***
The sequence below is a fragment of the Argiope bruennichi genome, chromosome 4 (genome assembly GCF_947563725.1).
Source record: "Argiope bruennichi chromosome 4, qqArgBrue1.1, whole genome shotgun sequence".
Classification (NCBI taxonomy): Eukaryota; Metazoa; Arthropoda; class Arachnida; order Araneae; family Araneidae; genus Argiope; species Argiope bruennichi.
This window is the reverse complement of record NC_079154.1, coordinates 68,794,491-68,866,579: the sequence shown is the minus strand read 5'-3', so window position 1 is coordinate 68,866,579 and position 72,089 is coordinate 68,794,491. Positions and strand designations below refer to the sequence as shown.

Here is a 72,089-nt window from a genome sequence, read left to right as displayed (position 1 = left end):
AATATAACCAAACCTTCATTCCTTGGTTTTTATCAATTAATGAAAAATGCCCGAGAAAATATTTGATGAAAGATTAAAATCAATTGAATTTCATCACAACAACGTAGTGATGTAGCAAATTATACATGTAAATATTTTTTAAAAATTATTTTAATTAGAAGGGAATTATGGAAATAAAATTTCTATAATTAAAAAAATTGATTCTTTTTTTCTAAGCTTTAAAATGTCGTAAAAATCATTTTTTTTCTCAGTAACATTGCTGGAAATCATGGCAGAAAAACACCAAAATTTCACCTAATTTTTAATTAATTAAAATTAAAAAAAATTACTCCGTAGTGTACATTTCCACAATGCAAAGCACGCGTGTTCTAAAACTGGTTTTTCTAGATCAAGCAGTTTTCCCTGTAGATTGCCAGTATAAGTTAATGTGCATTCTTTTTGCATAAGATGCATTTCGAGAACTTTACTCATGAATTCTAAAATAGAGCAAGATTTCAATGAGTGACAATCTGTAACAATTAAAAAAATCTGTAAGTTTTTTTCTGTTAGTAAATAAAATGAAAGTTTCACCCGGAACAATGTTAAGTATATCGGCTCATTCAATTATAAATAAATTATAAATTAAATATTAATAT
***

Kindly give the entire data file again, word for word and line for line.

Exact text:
The sequence below is a fragment of the Argiope bruennichi genome, chromosome 4 (genome assembly GCF_947563725.1).
Source record: "Argiope bruennichi chromosome 4, qqArgBrue1.1, whole genome shotgun sequence".
Classification (NCBI taxonomy): Eukaryota; Metazoa; Arthropoda; class Arachnida; order Araneae; family Araneidae; genus Argiope; species Argiope bruennichi.
This window is the reverse complement of record NC_079154.1, coordinates 68,794,491-68,866,579: the sequence shown is the minus strand read 5'-3', so window position 1 is coordinate 68,866,579 and position 72,089 is coordinate 68,794,491. Positions and strand designations below refer to the sequence as shown.

Here is a 72,089-nt window from a genome sequence, read left to right as displayed (position 1 = left end):
AATATAACCAAACCTTCATTCCTTGGTTTTTATCAATTAATGAAAAATGCCCGAGAAAATATTTGATGAAAGATTAAAATCAATTGAATTTCATCACAACAACGTAGTGATGTAGCAAATTATACATGTAAATATTTTTTAAAAATTATTTTAATTAGAAGGGAATTATGGAAATAAAATTTCTATAATTAAAAAAATTGATTCTTTTTTTCTAAGCTTTAAAATGTCGTAAAAATCATTTTTTTTCTCAGTAACATTGCTGGAAATCATGGCAGAAAAACACCAAAATTTCACCTAATTTTTAATTAATTAAAATTAAAAAAAATTACTCCGTAGTGTACATTTCCACAATGCAAAGCACGCGTGTTCTAAAACTGGTTTTTCTAGATCAAGCAGTTTTCCCTGTAGATTGCCAGTATAAGTTAATGTGCATTCTTTTTGCATAAGATGCATTTCGAGAACTTTACTCATGAATTCTAAAATAGAGCAAGATTTCAATGAGTGACAATCTGTAACAATTAAAAAAATCTGTAAGTTTTTTTCTGTTAGTAAATAAAATGAAAGTTTCACCCGGAACAATGTTAAGTATATCGGCTCATTCAATTATAAATAAATTATAAATTAAATATTAATAT